Tuesday, July 19, 2011

Dealing with Tragedy


Unfortunately, Jews are no strangers to tragedy. Last week's horrific murder in New York was another terrible episode, especially due to the fact that the monster who admitted to the crime is Jewish himself. However, that fact is largely irrelevant. There are always going to be bad apples among a group; it is how others respond to those bad apples that defines the group. Through no fault of his own, little Leiby Kletzky asked the wrong guy for directions and landed up in the hands of evil. There is no logical explanation as to why that happened. It's almost reminiscent of the beginning of the Second Intifada when Vadim Nurzhitz and Yossi Avrahami took a wrong turn and also landed up in the hands of evil.

When tragedies like this occur, it's common for people to express their religious convictions by blaming all sorts of things as the root cause, from gossip to gay marriage to the Internet. Sometimes people want answers for unanswerable questions so badly that they're willing to believe almost anything. The bottom line is only God knows. While this may not be an emotionally satisfying response, it's the best we can do given our limited intellect. We must not succumb to playing the blame game. Blame should only be directed at the person who actually committed the crime and/or anyone who explicitly assisted them.

Nobody can know for certain why God allows a particular event to happen. It is all conjecture. Especially due to the fact that we no longer have prophets who can relay direct messages from God, every explanation given for why something occurs is simply a guess. As tempting as it is to provide some sort of divine reasoning, who are we to claim to know why God does something? Turning to God is an important element in dealing with tragedy, but it is also important to refrain from false explanations that can eventually reach the mourners and inflict additional emotional damage. In fact, one of the morals of Iyov (the Book of Job) is precisely about the inscrutability of God's ways.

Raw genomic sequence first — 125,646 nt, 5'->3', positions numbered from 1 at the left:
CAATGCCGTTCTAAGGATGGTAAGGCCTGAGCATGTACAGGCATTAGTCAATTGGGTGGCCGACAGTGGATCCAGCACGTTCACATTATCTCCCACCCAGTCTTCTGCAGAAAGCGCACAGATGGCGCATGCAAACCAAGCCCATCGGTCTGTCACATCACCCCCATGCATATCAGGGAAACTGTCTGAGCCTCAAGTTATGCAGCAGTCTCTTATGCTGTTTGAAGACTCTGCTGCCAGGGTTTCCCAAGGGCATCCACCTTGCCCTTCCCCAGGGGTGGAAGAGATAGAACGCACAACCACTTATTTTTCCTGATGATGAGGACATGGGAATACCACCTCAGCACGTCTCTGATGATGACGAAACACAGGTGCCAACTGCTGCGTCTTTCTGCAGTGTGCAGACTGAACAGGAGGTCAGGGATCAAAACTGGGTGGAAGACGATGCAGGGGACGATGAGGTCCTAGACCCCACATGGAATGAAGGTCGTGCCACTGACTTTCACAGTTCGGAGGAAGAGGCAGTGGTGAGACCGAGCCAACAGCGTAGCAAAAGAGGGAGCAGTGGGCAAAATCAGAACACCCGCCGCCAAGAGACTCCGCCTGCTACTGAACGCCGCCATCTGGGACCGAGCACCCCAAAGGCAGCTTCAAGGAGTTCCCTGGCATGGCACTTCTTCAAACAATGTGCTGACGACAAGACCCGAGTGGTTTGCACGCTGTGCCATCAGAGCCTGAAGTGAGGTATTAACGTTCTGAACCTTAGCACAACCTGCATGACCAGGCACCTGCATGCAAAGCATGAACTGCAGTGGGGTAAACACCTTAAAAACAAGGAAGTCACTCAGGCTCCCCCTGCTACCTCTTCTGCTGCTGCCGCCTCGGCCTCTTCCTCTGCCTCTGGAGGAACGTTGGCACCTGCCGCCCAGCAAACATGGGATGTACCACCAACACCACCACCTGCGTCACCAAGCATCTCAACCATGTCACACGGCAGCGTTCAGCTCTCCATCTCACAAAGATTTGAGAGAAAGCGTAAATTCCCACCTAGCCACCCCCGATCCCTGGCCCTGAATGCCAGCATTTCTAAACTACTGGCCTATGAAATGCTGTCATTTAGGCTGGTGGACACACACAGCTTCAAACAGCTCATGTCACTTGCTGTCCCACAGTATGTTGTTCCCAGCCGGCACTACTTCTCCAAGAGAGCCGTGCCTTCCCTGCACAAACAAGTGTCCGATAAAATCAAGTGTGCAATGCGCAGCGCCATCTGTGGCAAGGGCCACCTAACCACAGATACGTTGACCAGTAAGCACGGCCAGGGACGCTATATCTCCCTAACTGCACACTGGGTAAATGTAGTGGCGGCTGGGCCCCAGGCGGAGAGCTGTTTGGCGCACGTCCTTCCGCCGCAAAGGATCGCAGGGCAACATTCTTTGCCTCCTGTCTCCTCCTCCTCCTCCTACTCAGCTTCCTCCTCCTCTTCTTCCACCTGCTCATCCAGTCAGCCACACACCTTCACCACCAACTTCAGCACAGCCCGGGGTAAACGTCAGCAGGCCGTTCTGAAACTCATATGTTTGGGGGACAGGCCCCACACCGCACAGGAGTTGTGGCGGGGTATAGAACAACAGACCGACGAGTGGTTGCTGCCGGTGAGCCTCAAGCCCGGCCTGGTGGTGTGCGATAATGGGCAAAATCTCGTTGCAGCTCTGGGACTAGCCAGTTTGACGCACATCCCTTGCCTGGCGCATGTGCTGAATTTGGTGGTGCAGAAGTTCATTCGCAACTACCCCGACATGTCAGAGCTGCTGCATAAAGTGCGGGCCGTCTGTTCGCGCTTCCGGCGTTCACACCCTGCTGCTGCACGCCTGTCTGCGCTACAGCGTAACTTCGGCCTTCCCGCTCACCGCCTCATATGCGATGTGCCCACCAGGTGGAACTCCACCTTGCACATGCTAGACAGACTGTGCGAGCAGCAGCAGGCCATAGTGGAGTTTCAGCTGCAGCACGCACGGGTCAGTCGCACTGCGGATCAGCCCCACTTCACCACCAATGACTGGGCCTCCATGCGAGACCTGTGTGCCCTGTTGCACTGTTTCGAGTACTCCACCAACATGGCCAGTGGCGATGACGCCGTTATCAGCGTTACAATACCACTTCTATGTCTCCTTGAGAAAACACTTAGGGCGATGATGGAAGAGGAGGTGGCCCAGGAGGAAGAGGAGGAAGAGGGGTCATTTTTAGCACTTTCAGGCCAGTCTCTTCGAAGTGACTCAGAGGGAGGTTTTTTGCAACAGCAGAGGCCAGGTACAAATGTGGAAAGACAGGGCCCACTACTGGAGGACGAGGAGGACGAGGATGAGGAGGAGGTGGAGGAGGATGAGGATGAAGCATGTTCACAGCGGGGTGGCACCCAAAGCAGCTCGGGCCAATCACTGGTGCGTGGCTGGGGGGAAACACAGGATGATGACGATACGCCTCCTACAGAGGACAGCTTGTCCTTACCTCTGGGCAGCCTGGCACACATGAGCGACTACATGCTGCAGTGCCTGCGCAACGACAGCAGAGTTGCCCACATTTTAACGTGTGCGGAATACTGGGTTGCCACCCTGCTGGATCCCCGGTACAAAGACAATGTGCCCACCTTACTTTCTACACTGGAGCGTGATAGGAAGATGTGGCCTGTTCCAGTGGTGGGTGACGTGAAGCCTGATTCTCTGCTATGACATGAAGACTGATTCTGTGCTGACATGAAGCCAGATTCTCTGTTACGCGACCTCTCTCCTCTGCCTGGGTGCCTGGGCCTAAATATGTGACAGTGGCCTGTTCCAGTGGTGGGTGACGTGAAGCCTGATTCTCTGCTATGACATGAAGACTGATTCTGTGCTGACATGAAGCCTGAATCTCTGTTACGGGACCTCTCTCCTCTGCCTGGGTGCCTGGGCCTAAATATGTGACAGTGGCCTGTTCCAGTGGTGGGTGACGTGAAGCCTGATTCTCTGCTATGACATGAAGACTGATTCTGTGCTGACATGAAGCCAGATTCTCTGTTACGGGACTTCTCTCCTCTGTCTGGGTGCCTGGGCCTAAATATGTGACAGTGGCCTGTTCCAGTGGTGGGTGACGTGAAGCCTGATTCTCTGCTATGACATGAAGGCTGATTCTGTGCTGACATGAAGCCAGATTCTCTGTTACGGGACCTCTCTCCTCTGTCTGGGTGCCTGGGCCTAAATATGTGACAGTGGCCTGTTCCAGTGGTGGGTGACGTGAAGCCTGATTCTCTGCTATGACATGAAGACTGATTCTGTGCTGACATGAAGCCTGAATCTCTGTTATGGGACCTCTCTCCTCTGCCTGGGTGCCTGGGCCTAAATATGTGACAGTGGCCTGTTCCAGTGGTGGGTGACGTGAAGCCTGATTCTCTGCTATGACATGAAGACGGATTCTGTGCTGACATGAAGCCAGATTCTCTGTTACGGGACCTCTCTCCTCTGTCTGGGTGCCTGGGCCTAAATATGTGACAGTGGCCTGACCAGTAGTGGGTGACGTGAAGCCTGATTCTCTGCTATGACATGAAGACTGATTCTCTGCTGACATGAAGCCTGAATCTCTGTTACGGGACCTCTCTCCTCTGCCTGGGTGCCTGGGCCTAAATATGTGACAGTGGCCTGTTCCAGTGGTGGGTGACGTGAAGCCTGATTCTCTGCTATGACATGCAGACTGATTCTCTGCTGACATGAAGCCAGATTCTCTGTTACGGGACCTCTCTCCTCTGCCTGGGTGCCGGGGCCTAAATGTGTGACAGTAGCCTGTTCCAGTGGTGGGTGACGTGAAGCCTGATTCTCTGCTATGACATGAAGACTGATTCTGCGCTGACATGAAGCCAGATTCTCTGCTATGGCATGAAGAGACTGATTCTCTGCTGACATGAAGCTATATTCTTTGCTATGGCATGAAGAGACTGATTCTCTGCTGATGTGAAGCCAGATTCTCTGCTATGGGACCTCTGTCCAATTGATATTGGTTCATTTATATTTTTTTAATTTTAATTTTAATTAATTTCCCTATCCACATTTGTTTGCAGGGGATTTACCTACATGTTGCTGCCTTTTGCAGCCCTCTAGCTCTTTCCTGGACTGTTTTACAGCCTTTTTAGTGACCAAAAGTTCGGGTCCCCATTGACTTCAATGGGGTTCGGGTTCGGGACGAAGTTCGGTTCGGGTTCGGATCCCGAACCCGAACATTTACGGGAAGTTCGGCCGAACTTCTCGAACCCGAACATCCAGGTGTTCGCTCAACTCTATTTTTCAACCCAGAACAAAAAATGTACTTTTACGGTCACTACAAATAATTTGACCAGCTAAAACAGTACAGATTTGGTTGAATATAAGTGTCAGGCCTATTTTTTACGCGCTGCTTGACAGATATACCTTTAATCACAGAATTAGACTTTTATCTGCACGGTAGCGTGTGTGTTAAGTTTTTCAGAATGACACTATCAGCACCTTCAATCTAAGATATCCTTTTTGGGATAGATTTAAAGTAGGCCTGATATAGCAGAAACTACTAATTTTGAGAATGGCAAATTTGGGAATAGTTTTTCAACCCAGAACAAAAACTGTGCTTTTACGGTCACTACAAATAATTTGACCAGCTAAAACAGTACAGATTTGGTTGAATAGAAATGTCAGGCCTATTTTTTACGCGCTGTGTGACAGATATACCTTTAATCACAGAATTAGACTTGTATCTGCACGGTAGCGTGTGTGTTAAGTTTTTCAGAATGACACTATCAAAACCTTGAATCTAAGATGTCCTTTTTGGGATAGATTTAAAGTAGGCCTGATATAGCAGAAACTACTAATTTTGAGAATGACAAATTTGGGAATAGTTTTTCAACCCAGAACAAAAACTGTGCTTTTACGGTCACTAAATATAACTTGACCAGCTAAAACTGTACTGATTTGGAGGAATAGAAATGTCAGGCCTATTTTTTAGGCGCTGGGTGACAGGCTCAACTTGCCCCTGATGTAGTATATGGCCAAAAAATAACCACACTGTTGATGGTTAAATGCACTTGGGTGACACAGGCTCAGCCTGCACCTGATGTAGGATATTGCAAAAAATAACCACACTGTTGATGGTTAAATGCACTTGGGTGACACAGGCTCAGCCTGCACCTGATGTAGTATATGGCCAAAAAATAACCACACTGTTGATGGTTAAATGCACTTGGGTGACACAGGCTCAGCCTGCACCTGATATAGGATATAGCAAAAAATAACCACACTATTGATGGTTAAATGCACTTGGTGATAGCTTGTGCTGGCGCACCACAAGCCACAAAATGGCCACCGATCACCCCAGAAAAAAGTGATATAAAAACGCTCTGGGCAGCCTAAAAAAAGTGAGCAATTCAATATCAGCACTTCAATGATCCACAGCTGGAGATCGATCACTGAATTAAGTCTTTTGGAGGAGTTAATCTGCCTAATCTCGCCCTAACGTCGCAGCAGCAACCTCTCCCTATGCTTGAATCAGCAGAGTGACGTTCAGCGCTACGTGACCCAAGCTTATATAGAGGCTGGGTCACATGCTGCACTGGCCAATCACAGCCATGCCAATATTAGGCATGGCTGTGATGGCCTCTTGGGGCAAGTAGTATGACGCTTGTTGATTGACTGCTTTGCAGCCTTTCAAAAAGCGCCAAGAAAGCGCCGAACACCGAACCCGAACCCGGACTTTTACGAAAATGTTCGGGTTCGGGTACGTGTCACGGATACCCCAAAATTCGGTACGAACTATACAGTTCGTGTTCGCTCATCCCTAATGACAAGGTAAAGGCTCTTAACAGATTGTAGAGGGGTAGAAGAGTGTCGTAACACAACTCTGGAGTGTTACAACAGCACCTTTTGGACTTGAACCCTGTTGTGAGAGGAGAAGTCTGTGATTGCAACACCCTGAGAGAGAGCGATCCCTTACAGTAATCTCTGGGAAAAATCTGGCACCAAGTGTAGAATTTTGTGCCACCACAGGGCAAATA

We learn from Iyov to simply be there for mourners and keep quiet unless prompted to speak. As it states, "They sat with him on the ground seven days and seven nights, and none spoke a word to him, for they saw how very great was his suffering" (Job 2:13). Only after Job began to speak did his three friends also begin to talk - and that's when further problems ensued. Despite Job blaming God for his fate, the Talmud tells us that a person is not held responsible for what they say while in pain (Bava Batra 16b). But Eliphaz, Bildad and Zophar all felt obligated to act as God's defender, and started to give presumptuous explanations as to why tragedies befell Job. God found all the condemnations of Job's friends to be inexcusable (Job 42:7). In fact, God said that He would only forgive them if they first received forgiveness from Job himself.

While divine explanations are beyond our grasp, there can still be practical lessons to come out of terrible events. In this case, if a child looks disoriented or lost, see to it that they contact their parents or the police. It's better to err on the side of caution than to assume a child is safe. If you're ever in such a position and having trouble taking action, think of Leiby. And although the details in this particular case are unclear, if it ever becomes known that a person within your community is violent or sexually abusive, you must speak up before an innocent person gets hurt. As it says in Tehillim (Psalms 97:10), "Ohavei Hashem Sinu Ra" - those who love God must hate evil. Standing on the sidelines when evil rears its ugly head is not an option. It must be confronted.

One of the positives that tends to come out of episodes like these are the displays of Jewish unity. But, hopefully, demonstrations of goodwill are not limited to such situations. We should be striving for good interpersonal relationships regardless of items in the news. It should never have to take some horrific event to unite us.

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